Credit: NASA and The Hubble Heritage Team (STScI/AURA)
This image is one of the sharpest views of our near neighbor galaxy M51, also known as NGC 5194. The distinct spiral arms are likely triggered by gravity’s pull of a companion galaxy NGC 5195 (not seen in this image). Explore the spiral arms as they arc away from the bright core. Bright clusters glow in the clouds of reddish hydrogen gas that gave them birth. The interaction with the companion helps give birth to new stars in the galaxy. Dark dust lanes along the spiral arms may one day brighten as new stars form in these areas. Look for dust “spurs” spiking out from the dust lanes. These puzzling features are causing astronomers to rethink how spiral galaxies form. Astronomers believe there may be a huge black hole churning away at the center of the galaxy.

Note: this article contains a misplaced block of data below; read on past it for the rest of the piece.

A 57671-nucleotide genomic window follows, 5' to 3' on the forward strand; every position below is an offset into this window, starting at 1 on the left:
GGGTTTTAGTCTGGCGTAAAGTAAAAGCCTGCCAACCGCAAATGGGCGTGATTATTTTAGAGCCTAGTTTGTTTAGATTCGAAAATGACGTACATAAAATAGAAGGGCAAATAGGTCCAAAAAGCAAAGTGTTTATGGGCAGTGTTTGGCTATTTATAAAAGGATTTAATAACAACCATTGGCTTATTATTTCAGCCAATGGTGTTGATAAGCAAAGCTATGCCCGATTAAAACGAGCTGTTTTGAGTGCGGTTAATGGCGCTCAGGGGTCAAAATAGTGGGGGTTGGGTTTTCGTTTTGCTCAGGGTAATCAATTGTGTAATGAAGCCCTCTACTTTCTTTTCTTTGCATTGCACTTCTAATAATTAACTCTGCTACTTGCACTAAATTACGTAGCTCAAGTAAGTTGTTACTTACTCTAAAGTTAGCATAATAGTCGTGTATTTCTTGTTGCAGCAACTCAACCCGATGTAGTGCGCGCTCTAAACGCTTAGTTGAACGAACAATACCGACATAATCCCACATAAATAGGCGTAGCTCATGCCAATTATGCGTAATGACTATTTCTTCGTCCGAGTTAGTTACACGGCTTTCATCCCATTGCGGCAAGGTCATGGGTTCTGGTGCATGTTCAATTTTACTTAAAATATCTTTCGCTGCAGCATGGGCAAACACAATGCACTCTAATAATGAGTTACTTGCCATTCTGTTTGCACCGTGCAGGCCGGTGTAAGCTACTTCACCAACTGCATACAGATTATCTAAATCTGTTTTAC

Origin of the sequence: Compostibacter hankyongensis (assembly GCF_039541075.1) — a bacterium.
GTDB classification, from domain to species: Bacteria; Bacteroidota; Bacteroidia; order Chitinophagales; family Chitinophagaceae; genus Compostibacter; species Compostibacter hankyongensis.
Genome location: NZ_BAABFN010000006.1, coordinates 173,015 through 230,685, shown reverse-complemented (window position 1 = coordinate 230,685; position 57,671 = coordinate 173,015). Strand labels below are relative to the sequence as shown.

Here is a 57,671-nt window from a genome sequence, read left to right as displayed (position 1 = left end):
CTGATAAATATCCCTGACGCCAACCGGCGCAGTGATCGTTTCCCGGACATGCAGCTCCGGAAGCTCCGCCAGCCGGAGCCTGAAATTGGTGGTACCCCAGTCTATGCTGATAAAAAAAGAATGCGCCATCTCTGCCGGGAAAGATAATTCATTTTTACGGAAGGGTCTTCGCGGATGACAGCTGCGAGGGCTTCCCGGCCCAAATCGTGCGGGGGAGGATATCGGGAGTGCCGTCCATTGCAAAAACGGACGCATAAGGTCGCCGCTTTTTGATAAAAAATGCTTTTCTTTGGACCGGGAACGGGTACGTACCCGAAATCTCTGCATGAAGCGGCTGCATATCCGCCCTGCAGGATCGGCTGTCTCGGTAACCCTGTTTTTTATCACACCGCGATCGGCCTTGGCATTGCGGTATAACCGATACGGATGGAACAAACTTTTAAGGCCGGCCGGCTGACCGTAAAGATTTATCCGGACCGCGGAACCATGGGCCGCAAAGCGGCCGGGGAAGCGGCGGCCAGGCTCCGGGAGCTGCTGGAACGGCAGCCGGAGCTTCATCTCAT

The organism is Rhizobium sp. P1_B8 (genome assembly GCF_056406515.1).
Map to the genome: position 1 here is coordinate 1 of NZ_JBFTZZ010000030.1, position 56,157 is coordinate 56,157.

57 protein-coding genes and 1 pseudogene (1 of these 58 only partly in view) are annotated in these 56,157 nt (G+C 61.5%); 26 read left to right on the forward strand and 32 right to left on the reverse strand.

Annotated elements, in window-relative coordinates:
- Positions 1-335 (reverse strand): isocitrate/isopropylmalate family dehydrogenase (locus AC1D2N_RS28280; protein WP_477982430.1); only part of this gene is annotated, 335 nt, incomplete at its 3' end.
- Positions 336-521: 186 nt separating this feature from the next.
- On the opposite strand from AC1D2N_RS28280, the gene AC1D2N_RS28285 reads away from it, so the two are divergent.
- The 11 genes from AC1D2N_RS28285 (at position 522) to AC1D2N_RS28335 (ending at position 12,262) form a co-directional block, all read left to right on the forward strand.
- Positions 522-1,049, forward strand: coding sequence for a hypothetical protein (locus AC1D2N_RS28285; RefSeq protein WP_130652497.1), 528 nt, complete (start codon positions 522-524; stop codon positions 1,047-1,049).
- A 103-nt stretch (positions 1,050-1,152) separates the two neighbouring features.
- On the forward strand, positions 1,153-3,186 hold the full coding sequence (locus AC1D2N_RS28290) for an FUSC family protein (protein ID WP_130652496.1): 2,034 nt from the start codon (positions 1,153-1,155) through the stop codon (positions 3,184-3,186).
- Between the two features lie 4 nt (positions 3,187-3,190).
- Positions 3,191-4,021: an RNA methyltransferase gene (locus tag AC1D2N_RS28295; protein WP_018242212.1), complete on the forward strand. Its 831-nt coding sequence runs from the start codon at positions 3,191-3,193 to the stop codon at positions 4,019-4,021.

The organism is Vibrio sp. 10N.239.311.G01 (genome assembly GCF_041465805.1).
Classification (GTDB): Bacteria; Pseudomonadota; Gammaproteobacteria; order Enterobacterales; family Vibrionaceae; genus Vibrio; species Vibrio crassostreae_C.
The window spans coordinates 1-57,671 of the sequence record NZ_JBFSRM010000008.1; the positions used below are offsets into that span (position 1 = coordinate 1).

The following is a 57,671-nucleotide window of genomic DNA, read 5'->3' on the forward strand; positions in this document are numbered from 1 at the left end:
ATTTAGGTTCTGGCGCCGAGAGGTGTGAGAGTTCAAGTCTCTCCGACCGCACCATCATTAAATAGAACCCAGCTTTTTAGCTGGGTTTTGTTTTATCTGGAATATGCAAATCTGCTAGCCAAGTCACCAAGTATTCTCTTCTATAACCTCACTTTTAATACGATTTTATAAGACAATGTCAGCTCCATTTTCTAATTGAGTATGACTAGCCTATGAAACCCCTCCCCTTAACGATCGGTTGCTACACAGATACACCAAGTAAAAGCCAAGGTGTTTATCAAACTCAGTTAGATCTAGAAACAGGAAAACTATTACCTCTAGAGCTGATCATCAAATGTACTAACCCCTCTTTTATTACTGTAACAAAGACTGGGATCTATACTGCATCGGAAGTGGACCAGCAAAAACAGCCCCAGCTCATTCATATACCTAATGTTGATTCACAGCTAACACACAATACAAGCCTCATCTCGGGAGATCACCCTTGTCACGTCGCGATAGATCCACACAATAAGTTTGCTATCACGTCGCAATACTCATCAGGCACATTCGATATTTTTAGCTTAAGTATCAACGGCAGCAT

M51 is found toward the constellation Canes Venatici, the hunting dogs of Bootes the hunter. The light from this face-on spiral galaxy has been traveling 31 million years to reach our eyes on Earth. A light-year is the distance light travels in a year; nearly 6 trillion miles.